Abraham Lincoln is a name that would be immediately recognizable to anyone who's had the opportunity to learn about American history. Showing unwavering leadership in times of adversity and genuine compassion for his people, the 16th president is still thought to be the epitome of what a great leader should be.

On Feb. 1, 1865, Lincoln approved a joint House and Senate resolution that later became the 13th Amendment to the U.S. Constitution. Feb. 1 was later officially declared National Freedom Day, with President Harry Truman signing the holiday proclamation into law in 1948.

To celebrate National Freedom Day this Monday, here are 15 of the many quotes Lincoln has imparted about freedom, equality and love for one's people and neighbor.

  1. “Whenever [I] hear anyone arguing for slavery, I feel a strong impulse to see it tried on him personally.” – Speech to 140th Indiana Regiment, 1865
  2. “We all declare for liberty; but in using the same word we do not all mean the same thing.” – Address at a Sanitary Fair, Baltimore, 1864
  3. “Fourscore and seven years ago our fathers brought forth, on this continent, a new nation, conceived in liberty and dedicated to the proposition that all men are created equal.” – Gettysburg Address, 1863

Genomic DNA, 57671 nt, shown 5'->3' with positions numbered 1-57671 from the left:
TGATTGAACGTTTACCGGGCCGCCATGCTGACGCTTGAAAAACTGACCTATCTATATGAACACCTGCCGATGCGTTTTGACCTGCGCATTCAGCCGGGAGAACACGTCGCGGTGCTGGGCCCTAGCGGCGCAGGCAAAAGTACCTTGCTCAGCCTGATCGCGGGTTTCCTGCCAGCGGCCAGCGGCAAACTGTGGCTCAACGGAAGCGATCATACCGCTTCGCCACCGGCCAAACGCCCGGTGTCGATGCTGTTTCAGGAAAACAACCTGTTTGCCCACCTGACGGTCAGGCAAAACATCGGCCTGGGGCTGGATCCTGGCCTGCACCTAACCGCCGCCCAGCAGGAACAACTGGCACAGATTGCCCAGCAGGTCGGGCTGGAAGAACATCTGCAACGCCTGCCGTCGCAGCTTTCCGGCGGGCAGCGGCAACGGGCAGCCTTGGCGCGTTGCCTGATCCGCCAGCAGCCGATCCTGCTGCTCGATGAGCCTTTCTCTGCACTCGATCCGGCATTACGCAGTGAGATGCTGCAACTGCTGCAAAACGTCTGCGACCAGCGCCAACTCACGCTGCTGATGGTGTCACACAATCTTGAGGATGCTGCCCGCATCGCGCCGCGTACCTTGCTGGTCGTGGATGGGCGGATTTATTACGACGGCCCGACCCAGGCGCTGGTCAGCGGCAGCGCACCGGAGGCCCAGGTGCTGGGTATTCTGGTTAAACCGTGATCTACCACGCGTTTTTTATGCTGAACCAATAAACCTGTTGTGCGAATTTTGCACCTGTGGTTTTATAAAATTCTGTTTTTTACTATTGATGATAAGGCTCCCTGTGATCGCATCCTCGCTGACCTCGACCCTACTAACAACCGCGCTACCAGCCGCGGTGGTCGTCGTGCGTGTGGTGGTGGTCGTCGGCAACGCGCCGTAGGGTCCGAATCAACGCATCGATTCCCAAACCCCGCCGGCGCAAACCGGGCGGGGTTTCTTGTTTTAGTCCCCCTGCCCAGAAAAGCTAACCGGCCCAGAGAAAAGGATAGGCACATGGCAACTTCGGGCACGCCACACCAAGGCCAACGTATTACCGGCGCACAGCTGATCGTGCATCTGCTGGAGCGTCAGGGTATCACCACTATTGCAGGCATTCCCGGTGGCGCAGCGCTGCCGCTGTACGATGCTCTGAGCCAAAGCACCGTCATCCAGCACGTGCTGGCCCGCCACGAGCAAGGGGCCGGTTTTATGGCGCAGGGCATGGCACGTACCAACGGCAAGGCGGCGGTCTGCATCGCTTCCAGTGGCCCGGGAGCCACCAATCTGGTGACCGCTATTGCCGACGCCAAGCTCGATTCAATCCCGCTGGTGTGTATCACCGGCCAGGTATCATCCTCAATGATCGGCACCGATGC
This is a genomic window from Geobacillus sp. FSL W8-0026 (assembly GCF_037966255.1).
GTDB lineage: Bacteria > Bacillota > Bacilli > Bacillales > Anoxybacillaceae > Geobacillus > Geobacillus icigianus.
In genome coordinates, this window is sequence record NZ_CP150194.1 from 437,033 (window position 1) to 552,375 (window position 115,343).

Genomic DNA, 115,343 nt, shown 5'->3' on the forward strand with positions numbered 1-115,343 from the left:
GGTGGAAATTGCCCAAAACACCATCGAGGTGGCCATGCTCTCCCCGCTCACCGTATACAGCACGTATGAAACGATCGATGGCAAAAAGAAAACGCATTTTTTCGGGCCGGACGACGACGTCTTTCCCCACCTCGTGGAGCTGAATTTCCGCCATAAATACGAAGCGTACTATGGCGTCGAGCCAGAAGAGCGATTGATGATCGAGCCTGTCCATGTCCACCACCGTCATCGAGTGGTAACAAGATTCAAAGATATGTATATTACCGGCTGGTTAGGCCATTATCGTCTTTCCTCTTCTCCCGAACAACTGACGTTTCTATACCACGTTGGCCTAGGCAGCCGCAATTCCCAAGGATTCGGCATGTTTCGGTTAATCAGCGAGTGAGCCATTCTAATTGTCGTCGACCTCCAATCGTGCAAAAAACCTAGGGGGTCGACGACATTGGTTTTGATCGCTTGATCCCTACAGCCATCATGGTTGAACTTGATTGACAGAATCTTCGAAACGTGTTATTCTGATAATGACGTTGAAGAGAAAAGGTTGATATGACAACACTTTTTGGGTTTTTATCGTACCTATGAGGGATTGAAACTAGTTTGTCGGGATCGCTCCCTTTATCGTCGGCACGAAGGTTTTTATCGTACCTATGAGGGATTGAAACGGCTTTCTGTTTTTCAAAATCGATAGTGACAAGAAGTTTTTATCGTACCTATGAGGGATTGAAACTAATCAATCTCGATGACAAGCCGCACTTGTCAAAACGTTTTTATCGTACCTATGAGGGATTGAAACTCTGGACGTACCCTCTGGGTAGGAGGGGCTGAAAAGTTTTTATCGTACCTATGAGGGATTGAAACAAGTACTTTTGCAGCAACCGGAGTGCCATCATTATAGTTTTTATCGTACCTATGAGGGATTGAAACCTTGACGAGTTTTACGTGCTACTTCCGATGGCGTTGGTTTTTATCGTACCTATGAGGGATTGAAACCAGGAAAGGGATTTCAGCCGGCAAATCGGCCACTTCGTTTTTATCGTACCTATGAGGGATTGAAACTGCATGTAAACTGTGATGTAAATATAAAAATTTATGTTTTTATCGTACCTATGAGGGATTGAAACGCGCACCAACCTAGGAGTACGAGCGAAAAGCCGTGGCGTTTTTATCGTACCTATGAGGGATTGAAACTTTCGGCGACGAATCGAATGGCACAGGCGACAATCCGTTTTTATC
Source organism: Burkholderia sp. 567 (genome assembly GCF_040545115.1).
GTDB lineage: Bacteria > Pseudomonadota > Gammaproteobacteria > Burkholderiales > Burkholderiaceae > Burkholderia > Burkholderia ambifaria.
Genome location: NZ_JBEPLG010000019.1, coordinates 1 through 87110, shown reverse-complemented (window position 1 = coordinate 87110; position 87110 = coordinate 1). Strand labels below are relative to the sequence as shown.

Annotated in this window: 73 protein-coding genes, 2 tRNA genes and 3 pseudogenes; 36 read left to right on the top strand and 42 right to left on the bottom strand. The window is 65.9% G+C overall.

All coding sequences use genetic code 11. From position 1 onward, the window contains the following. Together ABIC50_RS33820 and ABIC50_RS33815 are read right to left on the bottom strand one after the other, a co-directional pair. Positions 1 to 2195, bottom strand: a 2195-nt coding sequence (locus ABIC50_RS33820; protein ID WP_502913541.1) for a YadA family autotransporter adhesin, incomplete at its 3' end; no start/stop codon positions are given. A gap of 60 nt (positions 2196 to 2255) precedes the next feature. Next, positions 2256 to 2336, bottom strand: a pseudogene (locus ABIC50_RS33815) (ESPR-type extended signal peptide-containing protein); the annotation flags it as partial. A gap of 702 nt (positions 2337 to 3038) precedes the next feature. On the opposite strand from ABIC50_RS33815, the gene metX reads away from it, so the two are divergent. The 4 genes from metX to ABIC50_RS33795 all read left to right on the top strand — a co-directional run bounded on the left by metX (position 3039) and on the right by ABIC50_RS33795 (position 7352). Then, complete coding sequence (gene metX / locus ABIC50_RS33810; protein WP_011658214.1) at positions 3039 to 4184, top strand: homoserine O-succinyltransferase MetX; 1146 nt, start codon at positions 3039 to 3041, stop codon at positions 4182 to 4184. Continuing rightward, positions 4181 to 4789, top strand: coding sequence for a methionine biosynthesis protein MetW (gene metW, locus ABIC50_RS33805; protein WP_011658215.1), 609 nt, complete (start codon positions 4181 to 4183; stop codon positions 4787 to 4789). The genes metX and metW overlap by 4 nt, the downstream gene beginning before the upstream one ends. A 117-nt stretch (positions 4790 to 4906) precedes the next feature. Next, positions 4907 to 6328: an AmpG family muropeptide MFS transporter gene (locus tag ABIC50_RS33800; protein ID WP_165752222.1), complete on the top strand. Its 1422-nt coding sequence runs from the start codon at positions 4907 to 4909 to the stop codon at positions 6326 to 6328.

4. “Those who deny freedom to others, deserve it not for themselves; and, under a just God, can not long retain it.” – Letter to H.L. Pierce, 1859
  5. “Adhere to your purpose and you will soon feel as well as you ever did.” – Letter to Quintin Campbell, 1862
  6. “I have always found that mercy bears richer fruits than strict justice.” – Remark to Joseph Gillespie, 1876
  7. “Do I not destroy my enemies when I make them my friends?” 
  8. “Stand with anybody that stands RIGHT. Stand with him while he is right and PART with him when he goes wrong.” – Speech in reply to Sen. Stephen Douglas, Peoria, Illinois, 1854
  9. “The better part of one's life consists of his friendships.” – Letter to Joseph Gillespie, 1849
  10. “I cannot bring myself to believe that any human being lives who would do me any harm.” – Remark on assassination threats
  11. “As I would not be a slave, so I would not be a master. This expresses my idea of democracy.” – Manuscript (unsigned)
  12. “I leave you, hoping that the lamp of liberty will burn in your bosoms until there shall no longer be a doubt that all men are created free and equal.” – Speech at Chicago, Illinois, 1858
  13. “If slavery is not wrong, nothing is wrong.” – Letter to Albert Hodges, April 1864
  14. “Slavery is founded in the selfishness of man’s nature – opposite to it, in his love of justice.” – Speech in reply to Sen. Stephen Douglas, Peoria, Illinois, 1854
  15. “The ballot is stronger than the bullet.” – Speech at Republican State Convention of Illinois, 1856

Abraham Lincoln Abraham Lincoln delivers his second inaugural address on the east portico of the Capitol in Washington, D.C., March 1865. Photo: Library of Congress/Handout via REUTERS